Hip hop has grown from a few guys with turntables in the Bronx rapping over the musical versions of hit records, into a multimillion-dollar worldwide industry. With the rise of hip hop has come to the demand for hip hop jewelry. Like anything else, if the demand for hip-hop jewelry is strong enough, there are bound to be imitators and profiteers willing to take advantage of a less than knowledgeable consumer-people who don’t know a diamond from cubic zirconium or platinum from sterling silver.
Each year, hip-hop lovers spend millions on hip-hop jewelry. The sad truth is many of them are buying fake hip-hop jewelry. Fake hip-hop jewelry has been around for a long time. During the early days of hip hop, the stupid thick rope chain and giant pendants were cool. Hip hop heads saw their favorite rappers rocking fat gold chains and thought for sure they were rich. Heads wanting to imitate their musical idols, rushed to the jewelers to have chains and medallions made. When they realized what it cost to buy a 30 inch long, two-inch thick rope chain with a three-inch diameter pendent, many decided to go with the electroplated version instead. A new industry was born: fake hip-hop jewelry.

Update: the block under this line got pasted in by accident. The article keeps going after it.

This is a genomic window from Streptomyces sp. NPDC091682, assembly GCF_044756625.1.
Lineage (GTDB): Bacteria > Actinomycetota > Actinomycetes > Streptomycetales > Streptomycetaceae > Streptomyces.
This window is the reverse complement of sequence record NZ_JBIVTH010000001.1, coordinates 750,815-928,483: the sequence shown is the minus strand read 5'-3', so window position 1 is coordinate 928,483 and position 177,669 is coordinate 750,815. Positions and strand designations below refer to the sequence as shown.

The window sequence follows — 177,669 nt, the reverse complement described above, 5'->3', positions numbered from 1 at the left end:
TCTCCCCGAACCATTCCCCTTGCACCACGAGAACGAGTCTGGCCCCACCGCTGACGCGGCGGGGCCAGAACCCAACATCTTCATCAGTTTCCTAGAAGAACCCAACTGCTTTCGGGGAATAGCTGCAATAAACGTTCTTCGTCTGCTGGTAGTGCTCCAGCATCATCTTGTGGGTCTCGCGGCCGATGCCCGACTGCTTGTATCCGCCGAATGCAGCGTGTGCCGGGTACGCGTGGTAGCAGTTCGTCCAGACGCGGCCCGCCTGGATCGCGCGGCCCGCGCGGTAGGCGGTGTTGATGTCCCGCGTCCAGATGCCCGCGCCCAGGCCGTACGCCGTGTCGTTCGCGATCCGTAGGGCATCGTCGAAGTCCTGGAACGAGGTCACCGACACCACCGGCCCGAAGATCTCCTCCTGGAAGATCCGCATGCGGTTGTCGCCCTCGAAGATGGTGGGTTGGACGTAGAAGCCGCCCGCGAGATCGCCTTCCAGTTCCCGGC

Things are not that different today. Hip hoppers want everything to be icy-laced with diamonds. One danger with this trend is the risk of robbery. Rappers, including the Notorious B. I.G., confessed on wax to having had early careers snatching jewelry. Even obscenely wealthy streetwise superstars don’t want to lose expensive jewelry to just any bold and desperate hip hop head, so many of them began leaving their real gold and diamonds at home and rocking fake hip hop jewelry.
Nowadays, it’s hard to tell whose jewelry is real and who is flexing with faux gems. It is even more confusing when you go to your local flea market to buy an iced out necklace, diamond stud earrings, or platinum grill. Are you into fake hip-hop jewelry? Then that’s fine. If you are not into fake jewels, take time to know your gems and your jeweler. That way you can be sure what you’re rocking is real.